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The overwhelming mathematics of email marketing

The overwhelming mathematics of email marketing

Email marketing is spectacularly efficient.  It is sensationally powerful.  For many businesses it represents the killer app in your internet marketing mix, driving loyal customers back to buy from you again and again and again.  The catch?  If you are lazy with your processes or arrogant about customer loyalty you may never recover.

So let’s kick off with the science bit.  The science bit simply exposes the maths of conventional marketing versus the maths of email marketing.

Conventional press advertising typically has a rate card value of £50 for every thousand people you wish to reach.  The very best recall rates of such adverts are 7% of people who remember, a further small proportion of whom will go on to buy.  By multiplying up, that infers that to get a thousand people to remember your brand and proposition will cost you £715, or 71.5p per person.

Email marketing production and delivery costs are notionally £25 per thousand, with recall rates well in excess of 30%.  Whilst purchase rates are difficult to measure, using the metrics from above, communicating to a thousand people costs circa £83 per thousand, or 8.3p per person.

However the 850% price hike from email to press marketing isn’t the big news.  The real story is the economy of scale around assets, in the form of customer information and permission.  For your second press advertising campaign you are starting from scratch again, hoping to interrupt people with a message compelling enough to get them interested once more.  However for your second email marketing campaign, your email recipients have already given you their permission to talk to them and thus expect communication.

So over time there is a snowball effect as customers receive greater value through email, recommend their friends, who receive greater value, who receive more emails, who buy more things, who recommend more friends, etc.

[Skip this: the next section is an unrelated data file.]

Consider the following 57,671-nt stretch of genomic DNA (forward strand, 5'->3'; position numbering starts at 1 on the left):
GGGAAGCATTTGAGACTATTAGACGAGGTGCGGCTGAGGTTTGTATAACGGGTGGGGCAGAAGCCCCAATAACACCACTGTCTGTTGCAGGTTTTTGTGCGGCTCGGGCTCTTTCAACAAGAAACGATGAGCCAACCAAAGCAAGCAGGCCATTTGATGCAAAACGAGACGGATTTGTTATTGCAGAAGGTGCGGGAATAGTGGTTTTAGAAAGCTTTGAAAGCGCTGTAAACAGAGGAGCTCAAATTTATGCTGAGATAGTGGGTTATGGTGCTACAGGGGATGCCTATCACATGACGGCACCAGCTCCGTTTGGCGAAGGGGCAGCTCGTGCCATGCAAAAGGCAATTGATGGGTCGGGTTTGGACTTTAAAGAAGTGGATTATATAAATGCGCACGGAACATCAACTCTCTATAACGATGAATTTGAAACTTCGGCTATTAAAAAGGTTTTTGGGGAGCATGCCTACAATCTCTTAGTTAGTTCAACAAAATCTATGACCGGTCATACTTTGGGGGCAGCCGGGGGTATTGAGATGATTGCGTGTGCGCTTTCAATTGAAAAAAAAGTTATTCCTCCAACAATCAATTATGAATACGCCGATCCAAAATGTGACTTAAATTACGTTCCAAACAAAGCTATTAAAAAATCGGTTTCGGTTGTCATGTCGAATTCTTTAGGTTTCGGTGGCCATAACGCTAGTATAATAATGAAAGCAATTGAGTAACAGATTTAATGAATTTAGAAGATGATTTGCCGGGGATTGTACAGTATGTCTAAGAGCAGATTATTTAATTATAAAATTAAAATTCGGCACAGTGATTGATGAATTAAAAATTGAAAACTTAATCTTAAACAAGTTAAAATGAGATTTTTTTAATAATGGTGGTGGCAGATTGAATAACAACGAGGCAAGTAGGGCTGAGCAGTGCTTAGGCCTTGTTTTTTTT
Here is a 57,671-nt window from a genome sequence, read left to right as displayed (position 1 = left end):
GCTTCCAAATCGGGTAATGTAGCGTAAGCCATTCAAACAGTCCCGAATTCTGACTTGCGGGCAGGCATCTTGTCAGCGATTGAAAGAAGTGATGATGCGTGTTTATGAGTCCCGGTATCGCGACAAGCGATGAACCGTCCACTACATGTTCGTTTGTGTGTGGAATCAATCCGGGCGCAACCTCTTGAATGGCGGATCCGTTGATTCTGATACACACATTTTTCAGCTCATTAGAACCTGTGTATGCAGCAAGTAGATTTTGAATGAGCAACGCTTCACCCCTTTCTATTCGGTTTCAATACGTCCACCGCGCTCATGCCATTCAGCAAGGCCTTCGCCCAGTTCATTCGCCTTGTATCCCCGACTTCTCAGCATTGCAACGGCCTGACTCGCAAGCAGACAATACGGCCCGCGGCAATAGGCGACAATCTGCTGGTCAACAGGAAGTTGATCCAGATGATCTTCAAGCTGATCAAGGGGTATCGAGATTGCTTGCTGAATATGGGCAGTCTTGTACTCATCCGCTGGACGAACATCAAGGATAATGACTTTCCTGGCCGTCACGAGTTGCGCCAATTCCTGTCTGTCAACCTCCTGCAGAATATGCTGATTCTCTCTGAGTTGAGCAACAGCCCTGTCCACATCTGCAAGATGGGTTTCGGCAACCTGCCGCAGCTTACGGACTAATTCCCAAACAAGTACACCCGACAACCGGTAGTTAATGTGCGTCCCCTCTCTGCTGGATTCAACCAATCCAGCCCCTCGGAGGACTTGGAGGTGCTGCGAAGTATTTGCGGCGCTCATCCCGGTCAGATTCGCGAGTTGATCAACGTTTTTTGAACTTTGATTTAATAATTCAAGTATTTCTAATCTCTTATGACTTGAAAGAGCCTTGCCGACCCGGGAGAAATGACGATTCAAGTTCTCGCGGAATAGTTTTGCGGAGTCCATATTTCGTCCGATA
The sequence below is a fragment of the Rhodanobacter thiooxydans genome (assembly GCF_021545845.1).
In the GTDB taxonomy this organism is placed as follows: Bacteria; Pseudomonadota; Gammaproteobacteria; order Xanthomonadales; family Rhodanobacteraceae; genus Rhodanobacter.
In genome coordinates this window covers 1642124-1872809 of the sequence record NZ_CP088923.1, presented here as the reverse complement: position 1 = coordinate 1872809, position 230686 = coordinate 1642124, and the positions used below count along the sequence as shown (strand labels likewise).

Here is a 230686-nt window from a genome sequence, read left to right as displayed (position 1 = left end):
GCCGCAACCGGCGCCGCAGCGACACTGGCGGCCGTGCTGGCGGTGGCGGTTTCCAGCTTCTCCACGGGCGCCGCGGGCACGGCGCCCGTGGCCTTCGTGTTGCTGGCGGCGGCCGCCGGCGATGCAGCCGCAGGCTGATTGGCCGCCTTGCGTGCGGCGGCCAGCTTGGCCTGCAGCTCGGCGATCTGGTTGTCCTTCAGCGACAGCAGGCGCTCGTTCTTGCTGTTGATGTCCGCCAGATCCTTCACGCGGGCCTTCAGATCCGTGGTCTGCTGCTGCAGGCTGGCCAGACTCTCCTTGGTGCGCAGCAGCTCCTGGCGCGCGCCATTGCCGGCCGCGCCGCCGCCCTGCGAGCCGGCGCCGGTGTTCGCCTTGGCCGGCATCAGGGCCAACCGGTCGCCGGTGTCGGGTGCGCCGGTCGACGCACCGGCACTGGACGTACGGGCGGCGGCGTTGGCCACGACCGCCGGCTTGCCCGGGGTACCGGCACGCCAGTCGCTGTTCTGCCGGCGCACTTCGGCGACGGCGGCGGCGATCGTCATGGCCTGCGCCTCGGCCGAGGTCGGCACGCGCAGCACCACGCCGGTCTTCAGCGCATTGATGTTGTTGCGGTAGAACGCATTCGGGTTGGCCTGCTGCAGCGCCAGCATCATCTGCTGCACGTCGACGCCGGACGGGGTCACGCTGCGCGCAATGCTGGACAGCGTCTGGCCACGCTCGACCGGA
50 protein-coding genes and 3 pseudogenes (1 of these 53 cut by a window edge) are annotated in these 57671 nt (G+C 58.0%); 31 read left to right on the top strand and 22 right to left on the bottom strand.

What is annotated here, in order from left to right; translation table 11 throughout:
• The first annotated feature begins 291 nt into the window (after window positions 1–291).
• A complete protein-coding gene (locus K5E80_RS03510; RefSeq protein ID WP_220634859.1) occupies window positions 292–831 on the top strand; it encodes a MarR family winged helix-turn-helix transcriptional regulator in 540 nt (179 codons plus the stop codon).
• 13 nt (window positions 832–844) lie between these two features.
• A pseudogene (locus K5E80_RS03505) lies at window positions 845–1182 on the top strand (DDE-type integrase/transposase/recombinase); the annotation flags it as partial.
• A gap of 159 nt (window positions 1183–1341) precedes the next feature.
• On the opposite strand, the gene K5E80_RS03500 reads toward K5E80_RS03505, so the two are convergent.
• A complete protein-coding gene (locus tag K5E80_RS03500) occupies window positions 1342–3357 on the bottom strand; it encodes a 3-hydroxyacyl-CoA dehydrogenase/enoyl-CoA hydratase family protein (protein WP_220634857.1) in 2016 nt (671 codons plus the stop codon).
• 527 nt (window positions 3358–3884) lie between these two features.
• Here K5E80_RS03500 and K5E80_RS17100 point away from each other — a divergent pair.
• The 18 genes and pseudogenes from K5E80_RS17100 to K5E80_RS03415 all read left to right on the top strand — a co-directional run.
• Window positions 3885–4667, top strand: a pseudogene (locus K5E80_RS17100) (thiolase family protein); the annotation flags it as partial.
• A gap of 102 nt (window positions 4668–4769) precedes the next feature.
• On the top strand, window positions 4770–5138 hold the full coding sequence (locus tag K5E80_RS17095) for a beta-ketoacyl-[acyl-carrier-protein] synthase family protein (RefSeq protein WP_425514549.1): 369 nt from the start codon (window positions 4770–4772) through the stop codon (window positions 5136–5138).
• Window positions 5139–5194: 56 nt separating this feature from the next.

So why isn’t everyone doing this?

Because not everyone is prepared to accept the catch.  Simply put, to paraphrase the famous quote, for the first time ever we can know (if we wish to) which 50% of our marketing works and which 50% of our marketing doesn’t work.  And for some marketing managers who have been used to big budgets, big campaigns, and long lunches with advertising executives this is the worst news they could ever have feared.  Brash shouting to the masses has been replaced by subtle relevance to individuals.

The consequences of this for your business and ours are massive.  It means that the email recipient list needs to be built bespoke, specifically for your organisation, one email address at a time.  It means asking your customers for email addresses at each point of contact.  And yes, it means that you can’t rent and blast bomb a big list of email addresses, throwing manure at the wall and hoping some will stick.

It dictates also that your marketing needs to actually add proper value to your customers, or your contribution will get lost in the middle of a busy Inbox somewhere, or worse still a less busy Junk folder somewhere.  Your title needs to compel your customer to open your email.  Your copywriting needs to be honed and developed.  Your calls to action need to get your customer to the next stage.

But perhaps most of all it means that marketing managers have to start to seriously consider that interruption marketing is on its last dying breaths and permission marketing, dominated online by email and social media marketing, is the future.  The recession has only served to focus all of our minds on the overwhelming mathematics of email marketing.


By Gareth Dunlop

Gareth formed Fathom in 2011 and has been in the business of design performance for over two decades.

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